Namely, the discrepancy between food intakes could make you feel hungrier than usual on the 1600-calorie days and potentially result in diminished adherence or a lack thereof in the days and weeks after the social event.
An alternative could be borrowing 100 calories from two to four days and thus give yourself 200 to 400 calories more on the day of the social event. This strategy would prevent you from dropping calories too low on the other days of the week whilst still giving you a few more for a pizza.
I would not recommend borrowing more than 20% of your daily calories from other days, or else you might feel extremely “hangry” on those days and, once again, risk losing adherence. In the case of a 1800-calorie diet, I wouldn’t take more than 360 calories from a single day.
Lastly, I want to emphasise that this method would be better employed in special situations, not every time you feel like having a bigger meal than usual.
When done on a regular basis, having fewer calories on certain days than others might make you look forward to the higher-calorie days, whereas on the lower-calorie days you would feel limited and unhappy about your diet.
Be honest with yourself. Does the previous paragraph describe you? Then keeping this strategy as a rare trick up your sleeve may be wiser than resorting to it as a frequent “free meal” ticket.
A Guide to Social Events (If You Do Not Count Calories)
1. Collect information about the menu.
Whether you track calorie intake or not, this is still step number one for you to be able to focus on your decisions.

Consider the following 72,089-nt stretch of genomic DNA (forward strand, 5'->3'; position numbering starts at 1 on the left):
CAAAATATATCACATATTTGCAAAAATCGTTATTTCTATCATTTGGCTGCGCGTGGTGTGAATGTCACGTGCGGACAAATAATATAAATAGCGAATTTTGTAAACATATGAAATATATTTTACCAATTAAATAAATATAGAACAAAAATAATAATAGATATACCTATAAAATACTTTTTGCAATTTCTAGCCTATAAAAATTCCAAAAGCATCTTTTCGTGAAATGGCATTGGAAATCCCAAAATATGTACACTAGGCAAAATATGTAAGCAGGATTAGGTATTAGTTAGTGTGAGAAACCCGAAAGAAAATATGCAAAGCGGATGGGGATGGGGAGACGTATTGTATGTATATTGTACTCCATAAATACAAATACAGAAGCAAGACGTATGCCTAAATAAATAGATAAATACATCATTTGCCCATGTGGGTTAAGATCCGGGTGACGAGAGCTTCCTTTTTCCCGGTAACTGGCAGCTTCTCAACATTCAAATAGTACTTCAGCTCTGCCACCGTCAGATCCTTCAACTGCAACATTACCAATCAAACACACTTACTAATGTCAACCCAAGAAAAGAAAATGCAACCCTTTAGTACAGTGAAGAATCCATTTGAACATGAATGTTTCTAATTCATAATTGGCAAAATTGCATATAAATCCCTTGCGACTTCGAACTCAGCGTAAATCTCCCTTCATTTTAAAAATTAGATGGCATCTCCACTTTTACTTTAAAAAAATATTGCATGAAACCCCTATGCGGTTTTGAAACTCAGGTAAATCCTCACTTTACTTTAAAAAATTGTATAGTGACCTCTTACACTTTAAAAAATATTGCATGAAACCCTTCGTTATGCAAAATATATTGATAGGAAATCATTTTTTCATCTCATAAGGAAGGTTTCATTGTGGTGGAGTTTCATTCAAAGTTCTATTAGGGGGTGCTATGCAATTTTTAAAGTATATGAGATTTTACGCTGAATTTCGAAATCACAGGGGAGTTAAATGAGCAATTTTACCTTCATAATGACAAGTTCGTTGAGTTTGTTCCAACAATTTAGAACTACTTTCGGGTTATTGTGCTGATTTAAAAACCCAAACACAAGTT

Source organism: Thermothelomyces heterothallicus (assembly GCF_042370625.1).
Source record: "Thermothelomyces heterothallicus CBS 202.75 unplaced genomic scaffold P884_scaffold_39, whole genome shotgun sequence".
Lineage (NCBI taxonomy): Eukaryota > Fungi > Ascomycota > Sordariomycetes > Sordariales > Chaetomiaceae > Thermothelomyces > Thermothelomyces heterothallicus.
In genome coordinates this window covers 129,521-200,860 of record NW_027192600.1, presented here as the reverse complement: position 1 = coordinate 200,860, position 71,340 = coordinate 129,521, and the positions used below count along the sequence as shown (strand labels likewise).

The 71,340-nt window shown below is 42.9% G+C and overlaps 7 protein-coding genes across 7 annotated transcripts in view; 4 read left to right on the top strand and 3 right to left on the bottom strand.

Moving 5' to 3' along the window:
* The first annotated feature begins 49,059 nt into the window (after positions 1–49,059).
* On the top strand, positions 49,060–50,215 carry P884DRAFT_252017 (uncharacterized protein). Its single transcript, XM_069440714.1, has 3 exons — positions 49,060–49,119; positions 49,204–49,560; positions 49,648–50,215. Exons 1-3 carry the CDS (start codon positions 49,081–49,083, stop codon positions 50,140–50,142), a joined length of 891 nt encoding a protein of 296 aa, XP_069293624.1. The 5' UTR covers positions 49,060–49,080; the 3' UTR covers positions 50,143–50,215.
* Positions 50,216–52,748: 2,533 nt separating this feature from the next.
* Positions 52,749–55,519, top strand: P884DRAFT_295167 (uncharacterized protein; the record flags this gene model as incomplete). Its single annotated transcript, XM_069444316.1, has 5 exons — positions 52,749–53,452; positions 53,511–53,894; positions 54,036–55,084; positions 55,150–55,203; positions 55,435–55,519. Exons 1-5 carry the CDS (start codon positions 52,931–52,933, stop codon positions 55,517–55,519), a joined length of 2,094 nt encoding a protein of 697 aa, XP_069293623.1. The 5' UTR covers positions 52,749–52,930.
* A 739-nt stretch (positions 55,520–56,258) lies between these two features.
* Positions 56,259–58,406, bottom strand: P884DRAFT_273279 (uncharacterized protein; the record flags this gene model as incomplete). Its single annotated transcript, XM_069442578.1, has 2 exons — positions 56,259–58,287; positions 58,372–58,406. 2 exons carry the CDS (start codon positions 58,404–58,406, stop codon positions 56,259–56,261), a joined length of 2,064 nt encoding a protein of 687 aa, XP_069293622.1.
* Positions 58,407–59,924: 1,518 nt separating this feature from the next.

When you are surrounded by friends and family, an in-depth analysis of a menu you are looking at for the first time is unlikely to happen. An informed food choice that respects your current fat loss goal is also unlikely.
For these reasons, knowing the menu in advance and identifying a few choices that you enjoy and that can help you towards your objectives, rather than away from them, could reduce the stress and mental fatigue you might experience otherwise.
2. Base your meal around protein.
Make at least protein, or protein and vegetables if possible, your main priorities.
Protein sources and vegetables will help you fill fuller and tend to have fewer calories than carbohydrate and fat sources. As a result, this step can make it easier not to go overboard with your food intake.
3. Or base your other meals around protein.
Sometimes we don’t want to avoid high-carbohydrate or high-fat foods, which is fair enough. If it’s your dad’s birthday and you want to eat some cake and a couple of pizza slices, that’s cool.
There are many other scenarios in which being strict about macronutrient intake will simply not happen. In this case, you can still control all your other meals.
So, if you know your protein will be low and your carbohydrates and fats will go through the roof, prioritise protein and vegetables the rest of the day. For example, you could have boiled or scrambled eggs and a banana for breakfast, and a salad with canned tuna for lunch.
Adhering to your diet when there is a social event on the horizon can be nerve-wracking. Fortunately, with a bit of planning, you may be able to enjoy your night out and still achieve diet success. How cool is that?
In Future Episodes:
In the next article, I will tackle some dieting tips that you might have never considered.
How do you approach social events during a diet?
Your comment will be posted after it is approved.
Leave a Reply.
An online fitness coach who likes bodybuilding, superheroes, and bread.
Want to work with me? Check out my services!